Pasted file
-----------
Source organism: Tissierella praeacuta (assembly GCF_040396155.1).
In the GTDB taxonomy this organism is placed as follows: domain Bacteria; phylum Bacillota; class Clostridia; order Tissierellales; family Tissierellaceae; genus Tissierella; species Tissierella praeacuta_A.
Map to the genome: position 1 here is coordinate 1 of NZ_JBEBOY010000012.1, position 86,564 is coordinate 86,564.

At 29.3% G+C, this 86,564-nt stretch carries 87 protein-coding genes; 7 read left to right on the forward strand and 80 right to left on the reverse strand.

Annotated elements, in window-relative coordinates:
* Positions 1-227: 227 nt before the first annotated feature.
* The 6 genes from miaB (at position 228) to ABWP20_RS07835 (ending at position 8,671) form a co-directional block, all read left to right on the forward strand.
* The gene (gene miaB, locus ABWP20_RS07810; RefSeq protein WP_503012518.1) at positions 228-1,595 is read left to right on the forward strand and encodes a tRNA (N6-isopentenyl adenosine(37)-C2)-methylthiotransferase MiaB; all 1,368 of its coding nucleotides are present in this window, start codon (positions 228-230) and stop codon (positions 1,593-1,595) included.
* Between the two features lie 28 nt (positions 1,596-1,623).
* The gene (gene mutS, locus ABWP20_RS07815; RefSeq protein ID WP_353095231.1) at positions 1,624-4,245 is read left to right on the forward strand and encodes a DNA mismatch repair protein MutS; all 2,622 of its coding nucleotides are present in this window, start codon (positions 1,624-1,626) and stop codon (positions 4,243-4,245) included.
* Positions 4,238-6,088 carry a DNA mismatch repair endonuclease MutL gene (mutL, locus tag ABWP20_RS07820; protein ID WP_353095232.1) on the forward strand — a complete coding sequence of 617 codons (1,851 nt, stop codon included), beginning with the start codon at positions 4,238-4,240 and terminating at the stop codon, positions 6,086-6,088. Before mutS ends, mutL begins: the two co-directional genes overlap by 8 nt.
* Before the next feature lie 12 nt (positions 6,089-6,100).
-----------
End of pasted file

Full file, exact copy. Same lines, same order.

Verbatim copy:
Source organism: Tissierella praeacuta (assembly GCF_040396155.1).
In the GTDB taxonomy this organism is placed as follows: domain Bacteria; phylum Bacillota; class Clostridia; order Tissierellales; family Tissierellaceae; genus Tissierella; species Tissierella praeacuta_A.
Map to the genome: position 1 here is coordinate 1 of NZ_JBEBOY010000012.1, position 86,564 is coordinate 86,564.

At 29.3% G+C, this 86,564-nt stretch carries 87 protein-coding genes; 7 read left to right on the forward strand and 80 right to left on the reverse strand.

Annotated elements, in window-relative coordinates:
* Positions 1-227: 227 nt before the first annotated feature.
* The 6 genes from miaB (at position 228) to ABWP20_RS07835 (ending at position 8,671) form a co-directional block, all read left to right on the forward strand.
* The gene (gene miaB, locus ABWP20_RS07810; RefSeq protein WP_503012518.1) at positions 228-1,595 is read left to right on the forward strand and encodes a tRNA (N6-isopentenyl adenosine(37)-C2)-methylthiotransferase MiaB; all 1,368 of its coding nucleotides are present in this window, start codon (positions 228-230) and stop codon (positions 1,593-1,595) included.
* Between the two features lie 28 nt (positions 1,596-1,623).
* The gene (gene mutS, locus ABWP20_RS07815; RefSeq protein ID WP_353095231.1) at positions 1,624-4,245 is read left to right on the forward strand and encodes a DNA mismatch repair protein MutS; all 2,622 of its coding nucleotides are present in this window, start codon (positions 1,624-1,626) and stop codon (positions 4,243-4,245) included.
* Positions 4,238-6,088 carry a DNA mismatch repair endonuclease MutL gene (mutL, locus tag ABWP20_RS07820; protein ID WP_353095232.1) on the forward strand — a complete coding sequence of 617 codons (1,851 nt, stop codon included), beginning with the start codon at positions 4,238-4,240 and terminating at the stop codon, positions 6,086-6,088. Before mutS ends, mutL begins: the two co-directional genes overlap by 8 nt.
* Before the next feature lie 12 nt (positions 6,089-6,100).